Chairman of Appellate Tribunal shall be either a sitting or a retired judge of a High Court who has completed not less than five years of service. It may be stated that the Central Government has not appointed separate Adjudicating Authority and Appellate Tribunal under the provisions of this Act and vide Notification datedit has been notified that the Adjudicating Authority and the Appellate Tribunal established under the provisions of the Prevention of Money Laundering Act,shall discharge the function under this Act until separate authorities are appointed by the Central Government under this Act.
Section 49 of the Act further provides that any party aggrieved by any decision or order of Appellate Tribunal may file an appeal to the High Court within a period of sixty days from the date of communication of the decision or order of the Appellate Tribunal to him on any question of law arising out of such order.
The High Court, however, can condone the delay in filing the appeal. The High Court on hearing the matter may pass such order as it may deem fit in appeal filed before it. Section 28 of the Act provides for management of property confiscated by the Government. The Administrator appointed under the Act, who will be the designated ITO, shall have the power to receive and manage the property. He is empowered to take such measures as may be necessary and as may be directed by the Central Government to dispose of the property vested in the Central Government in such manner and subject to such conditions as may be prescribed.
On passing the order of confiscation the Administrator shall issue a notice in writing to the person who is in possession of the benami property to surrender or deliver the possession of the same to the Administrator or any other person authorised by him in writing in his behalf within a period of seven days of the date of service of the notice.
He is also empowered to take service of any police officer to assist him in taking the possession of the property. It may be stated that the powers under the Act have been provided to Income-tax authorities to enforce the provisions of the Act and proper safeguards have been provided in section 24 of the Act for issuing the notice for initiating the proceedings. There are due checks provided in the form of prior approval of Approving Authority and for passing the order by the Adjudicating Authority.
It is also important that time limits have been provided under the Act for giving notices and passing the orders by different authorities and accordingly, a time bound procedure has been provided under the Act. Necessary safeguards have been provided in the form of making a provision for appeal to Appellate Tribunal and thereafter to the High Court. Hence, it can be stated a due balance has been maintained while making the provisions in the Act between achieving the purpose of the Act and also avoiding hardships in case of bona fide transaction.
It is hoped that machinery appointed under the Act shall also act reasonably while implementing the provisions of the Act. Apart from confiscation of benami property, sections 53 to 55 of the Act also provide for prosecution of the persons involved in benami transactions.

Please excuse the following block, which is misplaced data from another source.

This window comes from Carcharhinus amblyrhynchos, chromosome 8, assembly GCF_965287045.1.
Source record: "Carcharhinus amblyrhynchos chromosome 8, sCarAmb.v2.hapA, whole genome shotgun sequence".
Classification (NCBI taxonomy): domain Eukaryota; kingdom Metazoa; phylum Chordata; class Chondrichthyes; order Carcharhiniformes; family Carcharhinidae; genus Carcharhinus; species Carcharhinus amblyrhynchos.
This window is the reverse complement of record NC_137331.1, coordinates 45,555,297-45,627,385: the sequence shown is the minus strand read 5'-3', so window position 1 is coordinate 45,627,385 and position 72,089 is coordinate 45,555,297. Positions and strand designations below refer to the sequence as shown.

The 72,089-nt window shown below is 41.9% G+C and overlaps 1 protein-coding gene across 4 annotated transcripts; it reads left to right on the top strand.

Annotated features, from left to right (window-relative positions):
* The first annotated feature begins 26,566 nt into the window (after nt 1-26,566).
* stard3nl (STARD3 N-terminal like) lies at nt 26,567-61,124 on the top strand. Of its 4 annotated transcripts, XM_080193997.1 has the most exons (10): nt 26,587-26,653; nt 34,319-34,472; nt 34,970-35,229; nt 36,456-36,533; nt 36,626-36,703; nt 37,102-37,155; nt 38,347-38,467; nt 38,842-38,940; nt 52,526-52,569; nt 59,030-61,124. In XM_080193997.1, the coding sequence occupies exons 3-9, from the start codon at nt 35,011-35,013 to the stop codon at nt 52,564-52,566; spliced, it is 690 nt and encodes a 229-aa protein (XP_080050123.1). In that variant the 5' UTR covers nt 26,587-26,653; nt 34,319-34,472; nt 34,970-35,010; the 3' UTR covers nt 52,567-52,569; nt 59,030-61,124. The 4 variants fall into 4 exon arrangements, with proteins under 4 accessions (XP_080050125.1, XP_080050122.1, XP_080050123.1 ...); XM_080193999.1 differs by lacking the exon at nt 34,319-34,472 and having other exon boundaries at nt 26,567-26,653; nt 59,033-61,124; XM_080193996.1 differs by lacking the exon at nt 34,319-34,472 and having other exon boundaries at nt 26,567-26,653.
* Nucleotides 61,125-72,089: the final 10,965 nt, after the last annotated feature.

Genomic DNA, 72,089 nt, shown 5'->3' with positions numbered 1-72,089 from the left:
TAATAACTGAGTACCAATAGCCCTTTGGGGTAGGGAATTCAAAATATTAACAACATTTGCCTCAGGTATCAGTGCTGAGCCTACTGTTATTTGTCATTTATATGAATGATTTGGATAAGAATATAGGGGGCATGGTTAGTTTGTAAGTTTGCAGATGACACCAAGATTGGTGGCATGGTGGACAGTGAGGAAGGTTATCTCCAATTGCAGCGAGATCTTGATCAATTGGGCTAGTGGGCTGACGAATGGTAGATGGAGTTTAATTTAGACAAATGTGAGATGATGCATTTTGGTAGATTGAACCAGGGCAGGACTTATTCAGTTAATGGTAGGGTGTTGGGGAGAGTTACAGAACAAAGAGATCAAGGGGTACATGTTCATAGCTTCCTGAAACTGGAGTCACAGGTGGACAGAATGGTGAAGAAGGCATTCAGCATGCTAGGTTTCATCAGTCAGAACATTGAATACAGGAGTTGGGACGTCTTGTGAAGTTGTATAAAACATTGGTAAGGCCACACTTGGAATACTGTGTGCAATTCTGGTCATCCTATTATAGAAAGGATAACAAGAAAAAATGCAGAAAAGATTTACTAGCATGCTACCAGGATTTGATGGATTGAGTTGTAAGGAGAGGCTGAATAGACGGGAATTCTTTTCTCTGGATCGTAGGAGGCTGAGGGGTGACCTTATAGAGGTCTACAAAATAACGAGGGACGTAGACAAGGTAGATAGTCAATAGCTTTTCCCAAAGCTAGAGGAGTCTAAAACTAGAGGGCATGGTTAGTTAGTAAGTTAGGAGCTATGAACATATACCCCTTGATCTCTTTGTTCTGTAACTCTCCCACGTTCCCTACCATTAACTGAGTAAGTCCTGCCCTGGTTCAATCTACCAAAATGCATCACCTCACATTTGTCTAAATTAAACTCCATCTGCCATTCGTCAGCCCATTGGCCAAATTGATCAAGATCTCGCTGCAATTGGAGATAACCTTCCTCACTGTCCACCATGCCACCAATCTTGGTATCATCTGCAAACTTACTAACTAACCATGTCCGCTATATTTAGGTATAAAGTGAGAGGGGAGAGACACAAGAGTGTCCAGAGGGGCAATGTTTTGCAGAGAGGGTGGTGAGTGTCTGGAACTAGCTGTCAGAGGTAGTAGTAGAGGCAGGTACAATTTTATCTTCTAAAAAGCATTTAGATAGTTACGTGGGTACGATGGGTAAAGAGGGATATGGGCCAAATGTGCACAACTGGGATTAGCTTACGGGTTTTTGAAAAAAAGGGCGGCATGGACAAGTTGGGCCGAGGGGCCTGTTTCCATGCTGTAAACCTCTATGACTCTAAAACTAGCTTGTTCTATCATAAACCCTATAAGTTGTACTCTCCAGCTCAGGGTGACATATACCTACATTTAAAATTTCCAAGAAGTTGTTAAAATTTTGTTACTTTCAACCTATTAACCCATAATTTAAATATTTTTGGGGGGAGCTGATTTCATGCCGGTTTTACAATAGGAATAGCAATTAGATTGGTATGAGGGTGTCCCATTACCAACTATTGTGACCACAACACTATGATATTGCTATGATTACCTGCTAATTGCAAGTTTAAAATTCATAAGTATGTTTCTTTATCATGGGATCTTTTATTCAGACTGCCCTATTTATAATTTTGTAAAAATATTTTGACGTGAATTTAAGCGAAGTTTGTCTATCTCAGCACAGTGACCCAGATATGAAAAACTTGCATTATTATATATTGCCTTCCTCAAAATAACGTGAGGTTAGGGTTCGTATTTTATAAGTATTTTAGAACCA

Section 53 provides that where any person enters into a benami transaction in order to defeat the provisions of any law or to avoid payment of statutory dues or to avoid payment to creditors, the beneficial owner, benamidar and any person who abates or induces any person to enter into a benami transaction shall be guilty of the offences of benami transaction. Section 55 of the Act provides that no prosecution shall be instituted against any person in respect of any offence under the Act without the previous sanction of Central Board of Direct Taxes.
It is stated that provisions of the Act are quite stringent and any person who is involved in benami transaction or any person who abets or induces such transaction shall be liable for the prosecution. Accordingly, even a Chartered Accountant or Legal Consultant who advises or induces the client to enter into a benami transaction shall be liable for the prosecution under the Act. Section 50 of the Act provides that the Central Government in consultation with the Chief Justice of the High Court shall designate one or more Courts of Sessions as special court or courts for respective area or for group of cases for the purpose of trial of offences punishable under the Act.
Such special courts shall have all the powers under the Code of Cr. Such designated courts shall take cognisance of any offence on a complaint in writing made by any authority appointed under the Act or any officer of the Central or State Government authorised in this behalf. With a view to have quick disposal of the matters it has also been provided that such courts shall make every endeavour to conclude the trial within a period of 6 months from the date of filing of the complaint.
Section 51 of the Act provides for appointment of Public Prosecutor conducting the cases on behalf of the authorities. Section 52 of the Act also provides for appeal to the High Court against the order passed by the special court.
In conclusion, it is stated that provisions of the Act appear to be quite effective for the purpose of checking the benami transactions and as a result thereof to check evasion of tax and black money circulation in the society.
All you need to know about benami transactions Bill
It can be expected that provisions of the Act will be implemented earnestly and with all fairness to achieve the purpose of the Act as well as not causing hardships in bona fide cases. All power is within you; you can do anything and everything.
Believe in that, do not believe that you are weak; do not believe that you are half-crazy lunatics, as most of us do nowadays. You can do any thing and everything, without even the guidance of any one.
Stand up and express the divinity within you. Society does not go down because of the activities of criminals, But because of the inactivities of the good people. Background It is well known that there is wide circulation of black money in the society.